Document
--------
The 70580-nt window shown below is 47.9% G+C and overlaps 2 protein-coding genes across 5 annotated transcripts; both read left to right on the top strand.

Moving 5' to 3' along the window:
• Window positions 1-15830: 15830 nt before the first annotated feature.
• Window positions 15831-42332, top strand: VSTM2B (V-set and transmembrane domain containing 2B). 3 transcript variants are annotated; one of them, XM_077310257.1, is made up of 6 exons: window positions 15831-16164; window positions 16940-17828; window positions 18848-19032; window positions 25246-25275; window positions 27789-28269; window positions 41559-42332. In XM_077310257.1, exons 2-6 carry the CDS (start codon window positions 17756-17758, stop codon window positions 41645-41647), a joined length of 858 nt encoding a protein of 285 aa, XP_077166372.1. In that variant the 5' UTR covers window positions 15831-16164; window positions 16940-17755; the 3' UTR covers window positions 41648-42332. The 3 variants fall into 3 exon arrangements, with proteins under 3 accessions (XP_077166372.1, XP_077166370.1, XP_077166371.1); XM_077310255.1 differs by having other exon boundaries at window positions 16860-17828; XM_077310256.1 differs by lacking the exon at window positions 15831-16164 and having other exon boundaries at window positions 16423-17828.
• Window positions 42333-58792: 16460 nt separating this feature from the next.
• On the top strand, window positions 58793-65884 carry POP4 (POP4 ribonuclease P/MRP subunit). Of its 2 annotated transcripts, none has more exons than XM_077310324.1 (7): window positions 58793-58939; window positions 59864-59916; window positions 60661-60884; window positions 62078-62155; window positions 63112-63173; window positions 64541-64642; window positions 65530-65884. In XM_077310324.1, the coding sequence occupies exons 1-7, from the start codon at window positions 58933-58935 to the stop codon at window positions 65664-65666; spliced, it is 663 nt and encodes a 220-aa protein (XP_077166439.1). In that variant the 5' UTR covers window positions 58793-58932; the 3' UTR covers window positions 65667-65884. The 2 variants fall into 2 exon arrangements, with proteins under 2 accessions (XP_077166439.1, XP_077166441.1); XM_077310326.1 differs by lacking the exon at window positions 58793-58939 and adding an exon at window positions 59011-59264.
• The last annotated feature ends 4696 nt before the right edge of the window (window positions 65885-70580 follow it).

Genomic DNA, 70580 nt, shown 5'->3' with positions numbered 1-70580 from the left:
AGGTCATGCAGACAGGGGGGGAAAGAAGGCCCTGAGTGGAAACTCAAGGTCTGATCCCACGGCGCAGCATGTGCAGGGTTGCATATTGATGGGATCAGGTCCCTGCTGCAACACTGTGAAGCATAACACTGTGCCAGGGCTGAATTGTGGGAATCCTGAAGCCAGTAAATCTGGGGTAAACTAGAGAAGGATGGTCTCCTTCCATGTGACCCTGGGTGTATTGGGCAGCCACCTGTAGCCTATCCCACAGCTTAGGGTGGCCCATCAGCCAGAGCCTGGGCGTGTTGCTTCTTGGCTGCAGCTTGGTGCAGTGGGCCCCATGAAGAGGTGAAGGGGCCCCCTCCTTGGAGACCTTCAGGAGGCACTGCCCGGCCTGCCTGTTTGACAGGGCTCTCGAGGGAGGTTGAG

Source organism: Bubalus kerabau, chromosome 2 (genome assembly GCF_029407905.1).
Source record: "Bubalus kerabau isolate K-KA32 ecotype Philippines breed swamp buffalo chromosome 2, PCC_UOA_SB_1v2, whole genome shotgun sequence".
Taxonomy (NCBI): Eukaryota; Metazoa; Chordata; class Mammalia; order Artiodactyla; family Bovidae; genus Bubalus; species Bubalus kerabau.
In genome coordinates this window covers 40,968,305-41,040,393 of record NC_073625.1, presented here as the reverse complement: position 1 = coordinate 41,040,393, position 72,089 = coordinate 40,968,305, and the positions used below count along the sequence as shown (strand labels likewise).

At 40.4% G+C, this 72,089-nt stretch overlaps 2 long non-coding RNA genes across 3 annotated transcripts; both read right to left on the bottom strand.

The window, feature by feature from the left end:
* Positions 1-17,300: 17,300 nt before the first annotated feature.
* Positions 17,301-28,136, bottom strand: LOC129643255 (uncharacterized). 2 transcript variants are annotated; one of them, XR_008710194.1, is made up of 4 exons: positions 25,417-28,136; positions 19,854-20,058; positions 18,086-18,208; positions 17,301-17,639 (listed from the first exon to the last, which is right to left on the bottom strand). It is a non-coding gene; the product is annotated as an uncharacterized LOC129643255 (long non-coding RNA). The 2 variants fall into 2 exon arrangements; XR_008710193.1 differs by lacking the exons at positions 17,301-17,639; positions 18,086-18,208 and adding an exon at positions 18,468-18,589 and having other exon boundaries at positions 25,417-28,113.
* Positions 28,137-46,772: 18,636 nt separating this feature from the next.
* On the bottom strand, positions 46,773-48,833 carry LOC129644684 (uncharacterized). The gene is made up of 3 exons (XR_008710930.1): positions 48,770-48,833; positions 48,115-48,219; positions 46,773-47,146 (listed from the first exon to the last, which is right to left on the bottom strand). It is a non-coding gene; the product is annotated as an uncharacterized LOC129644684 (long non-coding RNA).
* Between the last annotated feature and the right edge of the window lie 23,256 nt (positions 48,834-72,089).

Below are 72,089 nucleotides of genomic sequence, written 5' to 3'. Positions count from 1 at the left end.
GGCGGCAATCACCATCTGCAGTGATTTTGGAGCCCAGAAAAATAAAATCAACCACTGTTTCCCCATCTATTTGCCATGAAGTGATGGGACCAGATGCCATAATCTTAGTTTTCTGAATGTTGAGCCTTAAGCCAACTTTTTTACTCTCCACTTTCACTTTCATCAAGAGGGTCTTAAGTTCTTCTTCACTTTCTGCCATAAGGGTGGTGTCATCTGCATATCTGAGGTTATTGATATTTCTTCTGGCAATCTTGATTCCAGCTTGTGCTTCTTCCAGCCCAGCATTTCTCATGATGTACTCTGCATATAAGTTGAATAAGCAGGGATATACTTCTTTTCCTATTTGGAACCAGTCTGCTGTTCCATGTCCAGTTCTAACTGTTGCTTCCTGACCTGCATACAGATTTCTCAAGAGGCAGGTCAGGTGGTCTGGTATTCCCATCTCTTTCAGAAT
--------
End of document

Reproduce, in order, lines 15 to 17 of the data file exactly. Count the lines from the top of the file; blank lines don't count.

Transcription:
The window, feature by feature from the left end:
* Positions 1-17,300: 17,300 nt before the first annotated feature.
* Positions 17,301-28,136, bottom strand: LOC129643255 (uncharacterized). 2 transcript variants are annotated; one of them, XR_008710194.1, is made up of 4 exons: positions 25,417-28,136; positions 19,854-20,058; positions 18,086-18,208; positions 17,301-17,639 (listed from the first exon to the last, which is right to left on the bottom strand). It is a non-coding gene; the product is annotated as an uncharacterized LOC129643255 (long non-coding RNA). The 2 variants fall into 2 exon arrangements; XR_008710193.1 differs by lacking the exons at positions 17,301-17,639; positions 18,086-18,208 and adding an exon at positions 18,468-18,589 and having other exon boundaries at positions 25,417-28,113.